The Troubled Families funding programme had no real effect, a government report has concluded.
Launched in 2012 after the inner city riots the previous year, the £1.3 billon programme was designed to tackle social problems widespread in more deprived areas of the country, such as poor parenting, unemployment, crime, truancy and antisocial behaviour, all via frontline intervention. The £400 million first wave was aimed at 120,000 of “the most troubled households in the country”. This was followed by a broader second phase which aimed to help a further 400,000 families with £900 million of additional funding.
But as the programme winds down, an independent assessment has concluded that, despite a claimed success rate of 98 per cent, in reality the funding had little effect on the lives of the troubled families targeted.
Following an assessment of 56 local authorities, consultancy Ecorys reported that the programme had had “no discernible impact” on either unemployment or adult offending rates.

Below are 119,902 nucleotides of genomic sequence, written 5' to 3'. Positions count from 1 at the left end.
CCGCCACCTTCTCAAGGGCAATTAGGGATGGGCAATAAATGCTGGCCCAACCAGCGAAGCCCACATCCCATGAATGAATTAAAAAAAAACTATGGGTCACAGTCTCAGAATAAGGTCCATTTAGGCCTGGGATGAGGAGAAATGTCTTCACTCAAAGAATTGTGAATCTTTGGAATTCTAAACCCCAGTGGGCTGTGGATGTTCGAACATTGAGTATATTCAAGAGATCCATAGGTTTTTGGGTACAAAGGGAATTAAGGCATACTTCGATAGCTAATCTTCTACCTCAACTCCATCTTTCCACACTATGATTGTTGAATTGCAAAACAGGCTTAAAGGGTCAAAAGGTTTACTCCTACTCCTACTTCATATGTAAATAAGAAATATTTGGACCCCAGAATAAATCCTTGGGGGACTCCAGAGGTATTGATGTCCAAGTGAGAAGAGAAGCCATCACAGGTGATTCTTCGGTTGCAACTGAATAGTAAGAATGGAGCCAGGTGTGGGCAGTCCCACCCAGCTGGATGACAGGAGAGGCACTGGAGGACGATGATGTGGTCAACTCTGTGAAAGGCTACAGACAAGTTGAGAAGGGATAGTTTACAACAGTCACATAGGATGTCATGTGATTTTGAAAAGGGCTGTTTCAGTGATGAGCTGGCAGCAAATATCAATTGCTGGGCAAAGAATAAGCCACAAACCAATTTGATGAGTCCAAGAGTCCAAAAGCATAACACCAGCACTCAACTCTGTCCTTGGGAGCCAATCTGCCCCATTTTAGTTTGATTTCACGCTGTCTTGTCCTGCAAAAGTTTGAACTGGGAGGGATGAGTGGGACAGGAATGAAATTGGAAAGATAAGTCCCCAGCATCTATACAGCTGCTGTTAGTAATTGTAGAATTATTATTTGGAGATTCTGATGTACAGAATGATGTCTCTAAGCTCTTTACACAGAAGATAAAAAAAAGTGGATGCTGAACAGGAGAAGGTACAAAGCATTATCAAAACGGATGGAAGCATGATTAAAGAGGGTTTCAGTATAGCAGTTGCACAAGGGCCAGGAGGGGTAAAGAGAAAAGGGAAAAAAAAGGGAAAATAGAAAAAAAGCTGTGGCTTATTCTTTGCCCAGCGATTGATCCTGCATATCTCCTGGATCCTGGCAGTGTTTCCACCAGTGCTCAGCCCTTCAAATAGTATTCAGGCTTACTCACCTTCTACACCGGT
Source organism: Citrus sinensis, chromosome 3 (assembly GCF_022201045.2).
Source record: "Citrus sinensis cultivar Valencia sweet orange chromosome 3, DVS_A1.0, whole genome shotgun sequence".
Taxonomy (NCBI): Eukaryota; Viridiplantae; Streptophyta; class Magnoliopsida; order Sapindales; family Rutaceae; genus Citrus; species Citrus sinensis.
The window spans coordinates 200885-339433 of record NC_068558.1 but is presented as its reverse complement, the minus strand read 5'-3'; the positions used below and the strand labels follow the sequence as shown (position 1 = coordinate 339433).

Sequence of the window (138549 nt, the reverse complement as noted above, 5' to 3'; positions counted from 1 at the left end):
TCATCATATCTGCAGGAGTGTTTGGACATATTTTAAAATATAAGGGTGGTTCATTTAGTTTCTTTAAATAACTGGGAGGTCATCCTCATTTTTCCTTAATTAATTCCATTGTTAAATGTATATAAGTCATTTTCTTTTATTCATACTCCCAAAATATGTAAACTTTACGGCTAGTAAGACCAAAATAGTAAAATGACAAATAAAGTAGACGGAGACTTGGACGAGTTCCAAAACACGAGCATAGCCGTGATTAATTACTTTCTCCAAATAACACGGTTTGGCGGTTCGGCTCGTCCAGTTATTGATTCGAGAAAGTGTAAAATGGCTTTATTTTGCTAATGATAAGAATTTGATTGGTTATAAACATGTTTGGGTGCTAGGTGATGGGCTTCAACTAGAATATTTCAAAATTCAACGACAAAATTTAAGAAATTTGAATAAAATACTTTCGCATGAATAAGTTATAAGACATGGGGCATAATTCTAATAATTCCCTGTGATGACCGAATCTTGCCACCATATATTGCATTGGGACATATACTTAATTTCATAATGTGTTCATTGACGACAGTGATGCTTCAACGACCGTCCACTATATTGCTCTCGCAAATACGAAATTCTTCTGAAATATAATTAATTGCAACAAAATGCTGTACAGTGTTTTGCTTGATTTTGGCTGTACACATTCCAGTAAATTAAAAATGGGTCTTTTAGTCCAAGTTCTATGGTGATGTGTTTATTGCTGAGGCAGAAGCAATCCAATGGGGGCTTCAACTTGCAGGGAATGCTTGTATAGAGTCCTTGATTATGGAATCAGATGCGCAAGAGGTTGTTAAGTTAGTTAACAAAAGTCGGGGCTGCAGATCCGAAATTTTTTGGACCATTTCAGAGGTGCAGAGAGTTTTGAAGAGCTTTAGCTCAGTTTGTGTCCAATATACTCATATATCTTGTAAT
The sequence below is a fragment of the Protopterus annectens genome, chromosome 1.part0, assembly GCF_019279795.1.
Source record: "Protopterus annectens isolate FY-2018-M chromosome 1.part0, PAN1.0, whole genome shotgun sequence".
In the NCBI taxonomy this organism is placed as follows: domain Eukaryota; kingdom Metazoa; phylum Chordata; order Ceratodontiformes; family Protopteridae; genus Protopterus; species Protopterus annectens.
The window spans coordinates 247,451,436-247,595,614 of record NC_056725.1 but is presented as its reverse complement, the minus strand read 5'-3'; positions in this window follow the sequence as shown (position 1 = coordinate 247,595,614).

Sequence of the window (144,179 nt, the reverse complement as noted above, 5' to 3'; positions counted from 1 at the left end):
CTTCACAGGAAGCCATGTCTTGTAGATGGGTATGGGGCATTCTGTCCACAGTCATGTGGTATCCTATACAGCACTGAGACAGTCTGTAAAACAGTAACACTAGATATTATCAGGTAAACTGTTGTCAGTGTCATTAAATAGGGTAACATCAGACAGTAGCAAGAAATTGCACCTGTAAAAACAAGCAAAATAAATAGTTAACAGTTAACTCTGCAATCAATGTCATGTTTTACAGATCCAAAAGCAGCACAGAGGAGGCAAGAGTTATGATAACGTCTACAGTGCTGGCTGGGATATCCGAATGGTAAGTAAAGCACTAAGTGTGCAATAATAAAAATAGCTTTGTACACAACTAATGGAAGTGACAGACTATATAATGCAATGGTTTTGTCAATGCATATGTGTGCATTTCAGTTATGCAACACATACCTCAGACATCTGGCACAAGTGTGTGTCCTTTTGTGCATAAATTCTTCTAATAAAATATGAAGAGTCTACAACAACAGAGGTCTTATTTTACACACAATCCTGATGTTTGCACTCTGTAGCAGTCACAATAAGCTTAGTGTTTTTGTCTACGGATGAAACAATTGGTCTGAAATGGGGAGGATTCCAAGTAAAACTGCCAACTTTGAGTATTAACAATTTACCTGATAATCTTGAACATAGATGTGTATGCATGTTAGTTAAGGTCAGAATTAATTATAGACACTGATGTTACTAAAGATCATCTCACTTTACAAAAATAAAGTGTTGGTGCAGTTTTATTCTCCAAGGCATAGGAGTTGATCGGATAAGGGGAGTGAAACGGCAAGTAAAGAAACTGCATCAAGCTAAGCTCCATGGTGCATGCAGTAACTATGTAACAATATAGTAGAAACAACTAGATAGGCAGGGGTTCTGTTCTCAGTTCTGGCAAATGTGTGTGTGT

“Whilst it was more difficult to match the treatment and comparison groups when looking at child outcomes, the findings suggested that the programme also had no detectable impact on child offending.”
Limited sample sizes in the assessment data had placed a lot of focus on “impacts that were relatively small in magnitude” and the criteria used to assess a successful intervention had been too generous, the consultancy claimed. A small drop in a family’s involvement in crime meant they were assessed as having been “turned around”, for example.
The ”embarrassing” report remains unpublished, The Guardian claims. But a spokesman for the Department for Communities and Local Government denied this, insisting that the report had yet to be finalised.
“It is wrong to say that any report on Troubled Families has been suppressed. There were several strands to the evaluation work commissioned by the last government and there is not yet a final report.”